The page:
President Rodrigo Duterte’s chief economic manager on Tuesday (April 14) said Sen. Imee Marcos’ proposal to suspend Philippine debt payments was “narrow sighted” and was not likely to be adopted as a relief effort for the COVID-19 pandemic.
“Debt moratorium has not crossed our mind. It was never entertained or will ever be a part of our crisis response measures,” Finance Secretary Carlos G. Dominguez III said in a statement.
“The strongest pillar of the Philippines’ standing in the global economic community is that the country honors its financial obligations,” he said.
“For that reason, investor confidence in our economy is broad and deep,” Dominguez added.
“Integral to our country’s remarkable turnaround story is how credible and responsible a borrower it has become since 1986,” he said.
“Back then, our total debt-to-gross domestic product (GDP) ratio hit as high as 78.3 percent. By 1991, this ratio had gone down to 65.2 percent,” Dominguez said.
As of 2019, total debt to GDP ratio slid to 44.2 percent, while the actual debt-to-GDP ratio which excluded guarantees was an even lower 41.5 percent.
For Dominguez, the Philippines “cannot wish away our obligations at this critical time when the reliability of our word secures our economy’s capacity to bounce back once the COVID-19 pandemic is over.”
“More favorable options are available for financing our emergency and recovery programs,” he said.
“If we lose our credibility among international lenders, we will lose our ability to access low-interest, concessional financing for our recovery and stimulus programs,” Dominguez added.
The Philippines plans to borrow up to P310 billion or $6.1 billion from multiple sources—Asian Development Bank (ADB), Asian Infrastructure Investment Bank (AIIB), World Bank and other bilateral development partners.
The money would be used to aid vulnerable sectors, boost the health care system and keep the economy from drowning.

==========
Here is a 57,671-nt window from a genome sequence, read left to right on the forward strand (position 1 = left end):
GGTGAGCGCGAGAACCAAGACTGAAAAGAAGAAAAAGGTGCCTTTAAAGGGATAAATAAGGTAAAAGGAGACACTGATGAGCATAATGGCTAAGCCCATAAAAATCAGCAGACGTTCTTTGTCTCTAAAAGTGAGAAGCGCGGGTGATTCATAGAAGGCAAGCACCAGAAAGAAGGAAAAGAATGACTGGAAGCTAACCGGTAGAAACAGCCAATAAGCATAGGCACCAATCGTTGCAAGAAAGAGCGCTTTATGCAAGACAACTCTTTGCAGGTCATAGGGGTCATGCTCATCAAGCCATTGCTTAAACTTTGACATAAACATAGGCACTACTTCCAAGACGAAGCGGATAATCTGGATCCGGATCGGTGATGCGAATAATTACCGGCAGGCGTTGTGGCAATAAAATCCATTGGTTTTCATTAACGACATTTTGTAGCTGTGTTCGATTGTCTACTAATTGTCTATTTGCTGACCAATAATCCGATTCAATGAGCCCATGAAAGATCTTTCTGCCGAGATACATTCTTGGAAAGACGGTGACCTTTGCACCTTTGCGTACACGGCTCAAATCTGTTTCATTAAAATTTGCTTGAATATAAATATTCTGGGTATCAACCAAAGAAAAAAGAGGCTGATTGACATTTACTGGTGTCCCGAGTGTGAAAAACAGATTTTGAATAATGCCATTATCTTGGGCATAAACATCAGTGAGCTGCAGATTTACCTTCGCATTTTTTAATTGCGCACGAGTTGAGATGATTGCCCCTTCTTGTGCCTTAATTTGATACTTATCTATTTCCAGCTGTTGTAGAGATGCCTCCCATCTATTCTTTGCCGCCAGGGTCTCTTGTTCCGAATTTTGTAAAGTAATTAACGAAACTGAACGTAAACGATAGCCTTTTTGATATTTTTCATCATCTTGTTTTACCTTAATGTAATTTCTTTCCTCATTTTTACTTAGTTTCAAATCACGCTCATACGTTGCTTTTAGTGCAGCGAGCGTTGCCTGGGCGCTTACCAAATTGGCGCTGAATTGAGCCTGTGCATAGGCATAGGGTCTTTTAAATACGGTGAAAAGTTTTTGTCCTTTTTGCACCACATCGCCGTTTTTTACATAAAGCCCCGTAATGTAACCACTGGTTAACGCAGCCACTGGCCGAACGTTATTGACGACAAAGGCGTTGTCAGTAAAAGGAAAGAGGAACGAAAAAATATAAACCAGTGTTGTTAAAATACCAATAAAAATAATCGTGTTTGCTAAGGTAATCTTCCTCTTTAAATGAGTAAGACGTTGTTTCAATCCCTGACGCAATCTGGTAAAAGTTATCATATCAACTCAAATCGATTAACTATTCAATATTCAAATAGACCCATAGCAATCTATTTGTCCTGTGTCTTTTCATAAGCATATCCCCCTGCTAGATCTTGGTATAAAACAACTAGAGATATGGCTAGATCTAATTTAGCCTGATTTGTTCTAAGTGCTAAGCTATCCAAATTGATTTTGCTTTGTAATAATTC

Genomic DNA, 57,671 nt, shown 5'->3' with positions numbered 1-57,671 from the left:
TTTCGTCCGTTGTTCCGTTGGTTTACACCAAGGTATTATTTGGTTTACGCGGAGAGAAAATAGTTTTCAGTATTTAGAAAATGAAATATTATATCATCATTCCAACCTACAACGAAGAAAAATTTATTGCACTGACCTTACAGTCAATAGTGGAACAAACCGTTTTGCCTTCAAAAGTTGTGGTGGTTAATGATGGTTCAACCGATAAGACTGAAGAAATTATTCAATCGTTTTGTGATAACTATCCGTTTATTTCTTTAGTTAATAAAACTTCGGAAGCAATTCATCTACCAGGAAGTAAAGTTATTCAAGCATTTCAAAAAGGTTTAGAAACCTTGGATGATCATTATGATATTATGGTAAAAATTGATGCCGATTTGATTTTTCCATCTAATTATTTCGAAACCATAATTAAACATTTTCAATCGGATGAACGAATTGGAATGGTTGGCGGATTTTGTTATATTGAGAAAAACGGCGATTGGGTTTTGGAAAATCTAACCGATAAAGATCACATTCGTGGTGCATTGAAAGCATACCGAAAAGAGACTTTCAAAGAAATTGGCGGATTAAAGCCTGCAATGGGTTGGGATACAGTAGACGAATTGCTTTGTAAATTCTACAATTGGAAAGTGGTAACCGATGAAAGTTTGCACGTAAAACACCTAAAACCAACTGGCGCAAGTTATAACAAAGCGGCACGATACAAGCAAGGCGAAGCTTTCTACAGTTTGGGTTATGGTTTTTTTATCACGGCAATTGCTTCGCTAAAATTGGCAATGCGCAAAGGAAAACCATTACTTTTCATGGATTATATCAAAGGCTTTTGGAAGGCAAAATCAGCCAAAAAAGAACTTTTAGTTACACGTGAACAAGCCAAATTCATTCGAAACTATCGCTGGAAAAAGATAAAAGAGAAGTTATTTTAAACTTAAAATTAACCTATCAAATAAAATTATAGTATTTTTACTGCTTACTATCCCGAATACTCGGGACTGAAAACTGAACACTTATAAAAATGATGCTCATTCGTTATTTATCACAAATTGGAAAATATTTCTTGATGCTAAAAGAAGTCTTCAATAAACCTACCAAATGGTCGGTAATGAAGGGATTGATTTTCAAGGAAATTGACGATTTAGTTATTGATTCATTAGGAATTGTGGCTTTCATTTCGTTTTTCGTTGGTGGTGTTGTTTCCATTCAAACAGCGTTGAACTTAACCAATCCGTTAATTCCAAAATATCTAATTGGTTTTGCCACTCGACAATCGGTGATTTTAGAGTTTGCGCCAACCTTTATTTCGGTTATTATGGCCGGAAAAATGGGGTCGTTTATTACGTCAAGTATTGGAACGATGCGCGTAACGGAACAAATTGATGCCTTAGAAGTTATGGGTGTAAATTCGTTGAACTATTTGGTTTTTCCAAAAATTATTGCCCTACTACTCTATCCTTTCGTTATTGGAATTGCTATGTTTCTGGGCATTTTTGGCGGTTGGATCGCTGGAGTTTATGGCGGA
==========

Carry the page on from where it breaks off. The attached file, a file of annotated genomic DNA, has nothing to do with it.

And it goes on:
“For this reason, a moratorium was never considered or entertained as a tool to address COVID-19,” said Dominguez.
“The country’s fundamentals are strong, and the willingness of investors and creditors to partner with the Philippines means we can negotiate new loans from a position of strength,” Dominguez said.
Marcos had also suggested using for COVID-19 response the budget items allotted to pay interest on the national government’s debt.
Dominguez, however, sought to clarify the figures being cited by Marcos. He said those included debt payments for domestic creditors that included pensioners and small depositors.
He said at least two-thirds of Philippine debts are from local sources. Senior citizens had bought debt instruments as investments, he added.
“We have built a 34-year track record, beginning with the Cory Aquino administration, of honoring our country’s obligations,” he said. The first Aquino administration had also rejected calls to suspend payments of national debts, primarily for the mothballed Bataan Nuclear Power Plant incurred during the Marcos dictatorship.
“Honoring our word has allowed us to remain as one of the most attractive investment destinations and one of the world’s favorite bond issuers,” Dominguez said.
“Rather than take an option that will tank our long-term investment and borrowing prospects, we should burnish our reputation as a borrower and a business partner with integrity and palabra de honor because this ultimately benefits the Filipino people.” said Dominguez, who had served as agriculture secretary and natural resources minister under former president Corazon Aquino.
“In the developing world, we are among the few countries able to borrow from multilateral institutions at largely concessional rates,” the finance chief said.
“The country’s strong fundamentals and commitment to fiscal and economic reforms has given it credibility with domestic and international lenders,” he said.
“Very few economies of our size can ask for better terms,” Dominguez said.
“The global community is happy to lend to us because we do not renege on our commitments,” he added.
“Under President Duterte’s watch, we continue to borrow wisely, we tax more equitably and efficiently, and we continue to spend such resources judiciously,” he said.
In contrast, foreign debt under the late dictator Ferdinand Marcos—Imee’s father who was toppled by the “people power” revolution in 1986 that installed Cory Aquino as president—skyrocketed during his over two decades in power.
Edited by TSB
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